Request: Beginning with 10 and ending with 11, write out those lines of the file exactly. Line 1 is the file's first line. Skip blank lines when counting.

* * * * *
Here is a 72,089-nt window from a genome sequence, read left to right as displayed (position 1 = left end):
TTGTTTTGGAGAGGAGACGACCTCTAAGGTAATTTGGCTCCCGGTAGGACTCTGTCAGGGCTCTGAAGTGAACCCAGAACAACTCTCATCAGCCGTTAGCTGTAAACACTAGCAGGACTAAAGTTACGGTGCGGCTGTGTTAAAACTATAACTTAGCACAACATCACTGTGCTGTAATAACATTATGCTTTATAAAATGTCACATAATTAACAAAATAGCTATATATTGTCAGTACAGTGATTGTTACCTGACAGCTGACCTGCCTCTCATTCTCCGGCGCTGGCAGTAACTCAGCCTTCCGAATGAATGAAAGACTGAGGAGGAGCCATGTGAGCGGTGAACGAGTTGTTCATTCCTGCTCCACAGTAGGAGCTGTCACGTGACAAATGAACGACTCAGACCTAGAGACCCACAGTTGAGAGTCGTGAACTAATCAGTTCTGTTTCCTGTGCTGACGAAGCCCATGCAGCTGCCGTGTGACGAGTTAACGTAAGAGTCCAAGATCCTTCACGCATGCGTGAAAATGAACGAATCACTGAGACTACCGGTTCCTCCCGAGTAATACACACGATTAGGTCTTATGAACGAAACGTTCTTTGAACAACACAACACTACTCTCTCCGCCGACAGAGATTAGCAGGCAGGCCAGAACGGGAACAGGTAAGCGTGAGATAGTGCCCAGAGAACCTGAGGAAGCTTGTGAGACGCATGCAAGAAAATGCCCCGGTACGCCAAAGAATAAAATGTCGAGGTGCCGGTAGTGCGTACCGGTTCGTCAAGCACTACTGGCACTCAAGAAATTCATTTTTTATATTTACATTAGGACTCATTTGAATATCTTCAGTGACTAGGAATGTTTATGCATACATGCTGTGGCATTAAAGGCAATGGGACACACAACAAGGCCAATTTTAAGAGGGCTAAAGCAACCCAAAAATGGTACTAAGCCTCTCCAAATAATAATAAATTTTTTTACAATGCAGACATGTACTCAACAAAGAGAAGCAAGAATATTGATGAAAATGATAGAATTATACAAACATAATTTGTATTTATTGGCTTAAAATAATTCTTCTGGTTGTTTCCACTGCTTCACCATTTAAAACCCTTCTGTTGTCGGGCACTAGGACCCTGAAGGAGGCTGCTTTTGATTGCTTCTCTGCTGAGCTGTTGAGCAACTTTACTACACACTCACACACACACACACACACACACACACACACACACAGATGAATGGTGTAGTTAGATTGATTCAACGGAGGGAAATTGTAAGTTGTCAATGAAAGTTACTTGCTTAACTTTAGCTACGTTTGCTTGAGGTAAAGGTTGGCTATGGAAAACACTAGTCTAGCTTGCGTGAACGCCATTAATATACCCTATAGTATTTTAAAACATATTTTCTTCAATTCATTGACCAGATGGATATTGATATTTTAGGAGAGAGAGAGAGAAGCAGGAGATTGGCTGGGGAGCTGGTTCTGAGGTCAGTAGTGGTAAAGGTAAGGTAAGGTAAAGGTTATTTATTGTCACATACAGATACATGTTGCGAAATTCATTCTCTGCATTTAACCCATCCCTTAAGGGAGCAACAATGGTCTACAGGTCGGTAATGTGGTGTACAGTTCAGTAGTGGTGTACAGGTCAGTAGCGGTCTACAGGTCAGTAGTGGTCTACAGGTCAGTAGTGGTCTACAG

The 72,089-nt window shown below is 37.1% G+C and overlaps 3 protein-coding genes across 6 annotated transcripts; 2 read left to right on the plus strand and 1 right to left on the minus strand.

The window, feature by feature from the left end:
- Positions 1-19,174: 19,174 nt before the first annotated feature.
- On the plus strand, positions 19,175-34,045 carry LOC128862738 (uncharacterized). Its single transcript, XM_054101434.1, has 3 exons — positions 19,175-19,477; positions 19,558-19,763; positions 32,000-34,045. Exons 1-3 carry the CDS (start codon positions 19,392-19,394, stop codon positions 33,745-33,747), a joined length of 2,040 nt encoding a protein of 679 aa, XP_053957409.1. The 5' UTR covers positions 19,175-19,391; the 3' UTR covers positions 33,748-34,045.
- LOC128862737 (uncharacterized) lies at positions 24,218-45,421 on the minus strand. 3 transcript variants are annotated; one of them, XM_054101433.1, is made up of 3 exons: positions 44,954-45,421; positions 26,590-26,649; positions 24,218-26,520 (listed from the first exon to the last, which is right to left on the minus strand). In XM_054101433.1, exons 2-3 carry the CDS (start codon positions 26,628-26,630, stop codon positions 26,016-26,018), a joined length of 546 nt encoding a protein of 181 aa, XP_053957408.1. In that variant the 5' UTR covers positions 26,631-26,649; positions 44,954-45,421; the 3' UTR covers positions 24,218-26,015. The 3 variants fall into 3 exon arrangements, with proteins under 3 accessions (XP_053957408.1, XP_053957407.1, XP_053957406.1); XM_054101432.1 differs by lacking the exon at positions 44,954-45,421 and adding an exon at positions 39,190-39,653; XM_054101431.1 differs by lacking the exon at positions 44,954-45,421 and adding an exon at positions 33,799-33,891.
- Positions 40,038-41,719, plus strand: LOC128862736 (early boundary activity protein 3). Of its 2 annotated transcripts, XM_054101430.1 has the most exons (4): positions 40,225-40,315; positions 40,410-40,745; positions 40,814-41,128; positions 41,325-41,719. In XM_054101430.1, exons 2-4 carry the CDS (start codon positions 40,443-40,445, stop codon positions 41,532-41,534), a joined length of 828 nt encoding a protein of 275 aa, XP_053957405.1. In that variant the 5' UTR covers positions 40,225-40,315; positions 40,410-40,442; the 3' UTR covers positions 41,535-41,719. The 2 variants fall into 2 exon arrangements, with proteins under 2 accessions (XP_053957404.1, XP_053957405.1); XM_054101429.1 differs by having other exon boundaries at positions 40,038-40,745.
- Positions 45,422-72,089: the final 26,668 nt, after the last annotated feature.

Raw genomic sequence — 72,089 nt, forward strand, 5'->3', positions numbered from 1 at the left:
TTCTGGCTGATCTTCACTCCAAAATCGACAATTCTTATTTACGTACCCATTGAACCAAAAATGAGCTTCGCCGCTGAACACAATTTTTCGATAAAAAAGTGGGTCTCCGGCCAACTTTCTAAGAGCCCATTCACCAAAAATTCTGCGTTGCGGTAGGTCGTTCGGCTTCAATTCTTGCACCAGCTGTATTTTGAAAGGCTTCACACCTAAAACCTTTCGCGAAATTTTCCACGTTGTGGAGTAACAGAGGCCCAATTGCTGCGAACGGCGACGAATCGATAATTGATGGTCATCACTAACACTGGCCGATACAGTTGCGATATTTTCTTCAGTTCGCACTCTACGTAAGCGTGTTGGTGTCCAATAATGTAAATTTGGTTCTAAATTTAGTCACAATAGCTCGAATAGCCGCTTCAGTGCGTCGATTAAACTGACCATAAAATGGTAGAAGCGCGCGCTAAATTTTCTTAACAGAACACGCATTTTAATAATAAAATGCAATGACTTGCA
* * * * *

Raw genomic sequence — 72,089 nt, forward strand, 5'->3', positions numbered from 1 at the left:
TTCTGGCTGATCTTCACTCCAAAATCGACAATTCTTATTTACGTACCCATTGAACCAAAAATGAGCTTCGCCGCTGAACACAATTTTTCGATAAAAAAGTGGGTCTCCGGCCAACTTTCTAAGAGCCCATTCACCAAAAATTCTGCGTTGCGGTAGGTCGTTCGGCTTCAATTCTTGCACCAGCTGTATTTTGAAAGGCTTCACACCTAAAACCTTTCGCGAAATTTTCCACGTTGTGGAGTAACAGAGGCCCAATTGCTGCGAACGGCGACGAATCGATAATTGATGGTCATCACTAACACTGGCCGATACAGTTGCGATATTTTCTTCAGTTCGCACTCTACGTAAGCGTGTTGGTGTCCAATAATGTAAATTTGGTTCTAAATTTAGTCACAATAGCTCGAATAGCCGCTTCAGTGCGTCGATTAAACTGACCATAAAATGGTAGAAGCGCGCGCTAAATTTTCTTAACAGAACACGCATTTTAATAATAAAATGCAATGACTTGCA